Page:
If the pattern type is not a step change pattern, the process proceeds to decision block **525**. At decision block **525**, if the pattern change is a trend pattern the process proceeds to process block **540** to calculate a degree of freedom factor. A fitted curve approximation is accepted based on the degree of freedom at process block **545**. The percentage change of trend from a start value on the fitted curve to an end value on the fitted curve is calculated at process block **550**. The process then proceeds to process block **555**. At process block **555**, ranked list of pattern types based on their corresponding relative significance factors are returned. In some embodiments, the ranked list is returned to a calling entity which may automatically select the most significant pattern. If the pattern type is not a trend pattern, the process ends.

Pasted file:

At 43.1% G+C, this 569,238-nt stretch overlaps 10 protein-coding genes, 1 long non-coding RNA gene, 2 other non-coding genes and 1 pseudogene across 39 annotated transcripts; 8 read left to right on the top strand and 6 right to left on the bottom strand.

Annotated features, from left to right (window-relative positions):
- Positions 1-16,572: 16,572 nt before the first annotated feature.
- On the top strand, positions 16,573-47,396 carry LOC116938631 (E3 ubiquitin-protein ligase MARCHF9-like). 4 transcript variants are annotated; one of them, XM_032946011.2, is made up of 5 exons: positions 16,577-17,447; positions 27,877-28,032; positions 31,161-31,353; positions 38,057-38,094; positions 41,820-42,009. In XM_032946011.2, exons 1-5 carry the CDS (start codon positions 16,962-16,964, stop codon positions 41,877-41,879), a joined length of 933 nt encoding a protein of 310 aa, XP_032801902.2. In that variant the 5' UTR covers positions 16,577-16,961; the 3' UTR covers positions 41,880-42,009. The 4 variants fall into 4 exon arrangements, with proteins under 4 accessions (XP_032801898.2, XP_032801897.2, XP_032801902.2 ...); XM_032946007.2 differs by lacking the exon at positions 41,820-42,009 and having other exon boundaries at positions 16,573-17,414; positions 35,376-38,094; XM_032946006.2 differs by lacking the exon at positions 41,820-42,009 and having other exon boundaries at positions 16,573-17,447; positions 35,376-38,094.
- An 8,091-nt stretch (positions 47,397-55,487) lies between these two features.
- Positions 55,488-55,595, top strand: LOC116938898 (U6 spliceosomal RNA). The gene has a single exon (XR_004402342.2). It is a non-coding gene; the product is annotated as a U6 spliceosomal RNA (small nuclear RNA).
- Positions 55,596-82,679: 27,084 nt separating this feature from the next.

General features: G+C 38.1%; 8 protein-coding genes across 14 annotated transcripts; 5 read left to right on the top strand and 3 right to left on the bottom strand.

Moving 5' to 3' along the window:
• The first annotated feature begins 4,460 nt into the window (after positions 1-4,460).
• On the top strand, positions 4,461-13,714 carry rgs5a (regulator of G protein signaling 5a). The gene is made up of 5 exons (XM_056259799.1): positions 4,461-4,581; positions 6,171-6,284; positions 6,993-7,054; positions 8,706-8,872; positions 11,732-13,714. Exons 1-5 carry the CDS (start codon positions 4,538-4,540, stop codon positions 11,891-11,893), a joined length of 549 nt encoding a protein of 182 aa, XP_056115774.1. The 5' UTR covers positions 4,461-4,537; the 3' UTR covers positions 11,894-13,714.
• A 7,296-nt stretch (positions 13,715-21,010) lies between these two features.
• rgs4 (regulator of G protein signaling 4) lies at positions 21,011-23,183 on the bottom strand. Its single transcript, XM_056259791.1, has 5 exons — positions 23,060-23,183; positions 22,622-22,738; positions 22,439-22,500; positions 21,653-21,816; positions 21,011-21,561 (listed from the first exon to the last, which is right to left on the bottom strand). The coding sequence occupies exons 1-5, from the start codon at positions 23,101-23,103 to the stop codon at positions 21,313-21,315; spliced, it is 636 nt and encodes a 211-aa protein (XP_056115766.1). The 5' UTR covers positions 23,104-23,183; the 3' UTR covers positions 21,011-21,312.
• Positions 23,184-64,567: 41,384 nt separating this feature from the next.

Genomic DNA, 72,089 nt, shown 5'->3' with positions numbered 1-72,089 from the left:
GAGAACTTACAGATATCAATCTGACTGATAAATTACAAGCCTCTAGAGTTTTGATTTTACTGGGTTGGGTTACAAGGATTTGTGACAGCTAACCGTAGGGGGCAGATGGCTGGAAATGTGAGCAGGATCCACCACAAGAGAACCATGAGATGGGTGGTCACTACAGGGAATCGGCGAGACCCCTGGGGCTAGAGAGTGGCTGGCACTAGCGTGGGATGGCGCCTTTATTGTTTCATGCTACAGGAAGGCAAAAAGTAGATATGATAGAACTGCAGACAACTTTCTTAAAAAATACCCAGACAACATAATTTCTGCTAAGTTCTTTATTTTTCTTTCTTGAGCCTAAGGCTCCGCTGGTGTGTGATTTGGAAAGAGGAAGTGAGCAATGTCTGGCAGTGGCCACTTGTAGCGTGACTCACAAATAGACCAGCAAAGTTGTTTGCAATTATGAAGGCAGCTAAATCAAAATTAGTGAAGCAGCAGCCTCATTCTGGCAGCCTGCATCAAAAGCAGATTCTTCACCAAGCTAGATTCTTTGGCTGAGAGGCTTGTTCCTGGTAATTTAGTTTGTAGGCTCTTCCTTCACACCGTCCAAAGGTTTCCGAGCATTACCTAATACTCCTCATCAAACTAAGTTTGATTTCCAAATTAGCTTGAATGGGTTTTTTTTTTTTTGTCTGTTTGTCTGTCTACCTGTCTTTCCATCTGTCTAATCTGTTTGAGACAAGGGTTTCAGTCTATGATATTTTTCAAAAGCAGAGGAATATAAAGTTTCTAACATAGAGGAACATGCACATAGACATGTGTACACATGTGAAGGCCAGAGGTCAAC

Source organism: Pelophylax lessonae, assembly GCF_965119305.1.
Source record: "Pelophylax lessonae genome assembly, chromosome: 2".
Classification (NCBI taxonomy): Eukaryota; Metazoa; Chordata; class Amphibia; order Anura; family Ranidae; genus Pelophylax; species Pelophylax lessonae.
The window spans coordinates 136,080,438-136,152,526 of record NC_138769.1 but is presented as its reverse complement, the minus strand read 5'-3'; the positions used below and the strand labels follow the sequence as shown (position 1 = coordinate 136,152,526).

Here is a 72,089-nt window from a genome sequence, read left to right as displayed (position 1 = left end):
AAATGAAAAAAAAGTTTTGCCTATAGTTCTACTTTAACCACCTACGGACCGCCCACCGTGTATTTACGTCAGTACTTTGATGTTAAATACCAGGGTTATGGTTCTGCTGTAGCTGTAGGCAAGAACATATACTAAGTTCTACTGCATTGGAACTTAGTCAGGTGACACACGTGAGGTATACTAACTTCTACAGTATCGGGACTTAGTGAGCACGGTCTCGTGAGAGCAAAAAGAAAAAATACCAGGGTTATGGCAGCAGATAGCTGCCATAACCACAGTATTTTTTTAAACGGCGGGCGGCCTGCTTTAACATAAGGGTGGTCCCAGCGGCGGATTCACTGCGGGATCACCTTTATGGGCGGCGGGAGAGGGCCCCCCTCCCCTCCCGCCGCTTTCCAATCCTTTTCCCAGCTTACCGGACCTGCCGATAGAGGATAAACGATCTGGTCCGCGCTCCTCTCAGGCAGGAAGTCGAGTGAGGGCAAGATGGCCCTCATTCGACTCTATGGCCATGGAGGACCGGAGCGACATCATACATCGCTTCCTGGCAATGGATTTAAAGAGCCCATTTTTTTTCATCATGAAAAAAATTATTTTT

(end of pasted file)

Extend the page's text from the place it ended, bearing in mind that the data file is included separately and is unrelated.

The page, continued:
Elements of embodiments of the present invention may also be provided as a tangible machine-readable medium for storing the machine-executable instructions. The machine-readable medium may include, but is not limited to, flash memory, optical disks, CD-ROMs, DVD ROMs, RAMs, EPROMs, EEPROMs, magnetic or optical cards, or other type of tangible machine-readable media suitable for storing electronic instructions. For example, the present invention may be downloaded as a computer program which may be transferred from a remote computer (e.g., a server) to a requesting computer (e.g., a client) by way of a communication link (e.g., a modem or network connection).